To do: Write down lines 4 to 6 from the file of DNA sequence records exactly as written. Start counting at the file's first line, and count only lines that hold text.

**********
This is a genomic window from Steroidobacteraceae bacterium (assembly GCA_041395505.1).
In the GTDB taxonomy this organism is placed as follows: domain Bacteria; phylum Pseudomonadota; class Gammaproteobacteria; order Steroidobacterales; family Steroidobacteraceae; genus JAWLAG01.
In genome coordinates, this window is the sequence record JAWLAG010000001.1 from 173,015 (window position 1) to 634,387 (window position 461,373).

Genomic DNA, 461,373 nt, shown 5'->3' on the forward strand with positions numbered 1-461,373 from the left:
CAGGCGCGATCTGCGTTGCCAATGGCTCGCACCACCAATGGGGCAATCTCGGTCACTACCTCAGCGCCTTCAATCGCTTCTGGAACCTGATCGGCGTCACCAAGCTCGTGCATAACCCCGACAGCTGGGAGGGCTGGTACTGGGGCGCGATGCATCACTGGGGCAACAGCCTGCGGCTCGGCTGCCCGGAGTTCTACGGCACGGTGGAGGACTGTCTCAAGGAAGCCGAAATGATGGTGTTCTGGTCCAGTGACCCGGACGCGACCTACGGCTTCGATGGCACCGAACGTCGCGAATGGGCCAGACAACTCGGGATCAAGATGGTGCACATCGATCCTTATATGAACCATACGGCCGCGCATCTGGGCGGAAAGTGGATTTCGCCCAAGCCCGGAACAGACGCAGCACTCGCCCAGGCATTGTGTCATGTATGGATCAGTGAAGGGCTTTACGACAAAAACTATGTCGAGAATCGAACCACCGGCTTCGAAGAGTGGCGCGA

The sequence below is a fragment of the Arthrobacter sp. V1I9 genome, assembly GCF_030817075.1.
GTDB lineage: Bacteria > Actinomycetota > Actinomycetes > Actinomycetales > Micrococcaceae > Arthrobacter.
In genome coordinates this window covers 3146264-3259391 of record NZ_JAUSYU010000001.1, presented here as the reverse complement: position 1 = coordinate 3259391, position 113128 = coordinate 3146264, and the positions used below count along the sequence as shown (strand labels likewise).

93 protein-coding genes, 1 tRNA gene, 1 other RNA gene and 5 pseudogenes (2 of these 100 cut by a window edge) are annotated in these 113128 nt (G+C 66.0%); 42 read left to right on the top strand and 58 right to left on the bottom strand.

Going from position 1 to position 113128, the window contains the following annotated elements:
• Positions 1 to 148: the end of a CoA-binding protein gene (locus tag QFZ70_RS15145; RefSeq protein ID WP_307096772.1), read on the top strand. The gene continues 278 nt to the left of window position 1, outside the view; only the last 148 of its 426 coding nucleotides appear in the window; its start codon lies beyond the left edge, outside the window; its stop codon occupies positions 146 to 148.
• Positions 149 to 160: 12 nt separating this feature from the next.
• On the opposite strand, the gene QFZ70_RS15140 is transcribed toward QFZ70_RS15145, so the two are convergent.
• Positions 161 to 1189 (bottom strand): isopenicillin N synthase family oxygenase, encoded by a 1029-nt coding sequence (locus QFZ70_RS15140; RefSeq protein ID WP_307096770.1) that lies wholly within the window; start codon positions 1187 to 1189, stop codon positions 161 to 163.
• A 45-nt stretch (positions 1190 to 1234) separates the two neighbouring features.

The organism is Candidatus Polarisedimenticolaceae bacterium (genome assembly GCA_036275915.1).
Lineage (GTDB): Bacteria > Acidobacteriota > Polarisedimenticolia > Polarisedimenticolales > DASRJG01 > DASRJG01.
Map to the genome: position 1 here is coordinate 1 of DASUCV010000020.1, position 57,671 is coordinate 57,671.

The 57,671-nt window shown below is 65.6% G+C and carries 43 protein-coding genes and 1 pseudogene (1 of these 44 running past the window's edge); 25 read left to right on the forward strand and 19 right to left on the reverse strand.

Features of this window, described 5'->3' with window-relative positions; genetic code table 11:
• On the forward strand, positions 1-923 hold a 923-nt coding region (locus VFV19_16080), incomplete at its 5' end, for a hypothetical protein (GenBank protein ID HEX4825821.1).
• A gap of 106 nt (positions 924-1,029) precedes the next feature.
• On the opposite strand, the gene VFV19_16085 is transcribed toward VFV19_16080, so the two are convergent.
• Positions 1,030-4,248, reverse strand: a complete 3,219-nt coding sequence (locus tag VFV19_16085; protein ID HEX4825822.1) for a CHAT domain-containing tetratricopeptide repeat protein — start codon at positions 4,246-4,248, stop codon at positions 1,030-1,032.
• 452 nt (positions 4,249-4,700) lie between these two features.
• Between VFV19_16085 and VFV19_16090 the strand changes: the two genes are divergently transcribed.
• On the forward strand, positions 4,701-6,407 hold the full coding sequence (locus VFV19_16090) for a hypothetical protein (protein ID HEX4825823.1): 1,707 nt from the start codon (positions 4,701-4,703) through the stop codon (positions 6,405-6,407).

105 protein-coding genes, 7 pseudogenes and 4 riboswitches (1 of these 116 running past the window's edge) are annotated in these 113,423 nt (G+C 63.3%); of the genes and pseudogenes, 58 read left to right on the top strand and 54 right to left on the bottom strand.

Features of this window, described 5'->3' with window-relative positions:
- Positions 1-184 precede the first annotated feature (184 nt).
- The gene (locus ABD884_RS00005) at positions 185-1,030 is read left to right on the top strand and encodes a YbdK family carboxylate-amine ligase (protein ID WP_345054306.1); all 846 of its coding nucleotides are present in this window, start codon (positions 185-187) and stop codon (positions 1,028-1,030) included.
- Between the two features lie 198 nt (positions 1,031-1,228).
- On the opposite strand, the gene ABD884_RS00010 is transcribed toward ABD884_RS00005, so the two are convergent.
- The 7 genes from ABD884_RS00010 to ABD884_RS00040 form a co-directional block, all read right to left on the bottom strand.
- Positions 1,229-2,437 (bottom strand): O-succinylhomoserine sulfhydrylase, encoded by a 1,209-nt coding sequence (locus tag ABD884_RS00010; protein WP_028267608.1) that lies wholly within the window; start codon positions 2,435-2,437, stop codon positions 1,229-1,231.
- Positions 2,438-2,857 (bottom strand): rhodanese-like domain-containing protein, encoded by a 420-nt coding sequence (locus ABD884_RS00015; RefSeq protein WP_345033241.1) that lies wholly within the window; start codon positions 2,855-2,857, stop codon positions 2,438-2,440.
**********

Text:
Genomic DNA, 461,373 nt, shown 5'->3' on the forward strand with positions numbered 1-461,373 from the left:
CAGGCGCGATCTGCGTTGCCAATGGCTCGCACCACCAATGGGGCAATCTCGGTCACTACCTCAGCGCCTTCAATCGCTTCTGGAACCTGATCGGCGTCACCAAGCTCGTGCATAACCCCGACAGCTGGGAGGGCTGGTACTGGGGCGCGATGCATCACTGGGGCAACAGCCTGCGGCTCGGCTGCCCGGAGTTCTACGGCACGGTGGAGGACTGTCTCAAGGAAGCCGAAATGATGGTGTTCTGGTCCAGTGACCCGGACGCGACCTACGGCTTCGATGGCACCGAACGTCGCGAATGGGCCAGACAACTCGGGATCAAGATGGTGCACATCGATCCTTATATGAACCATACGGCCGCGCATCTGGGCGGAAAGTGGATTTCGCCCAAGCCCGGAACAGACGCAGCACTCGCCCAGGCATTGTGTCATGTATGGATCAGTGAAGGGCTTTACGACAAAAACTATGTCGAGAATCGAACCACCGGCTTCGAAGAGTGGCGCGA

The sequence below is a fragment of the Arthrobacter sp. V1I9 genome, assembly GCF_030817075.1.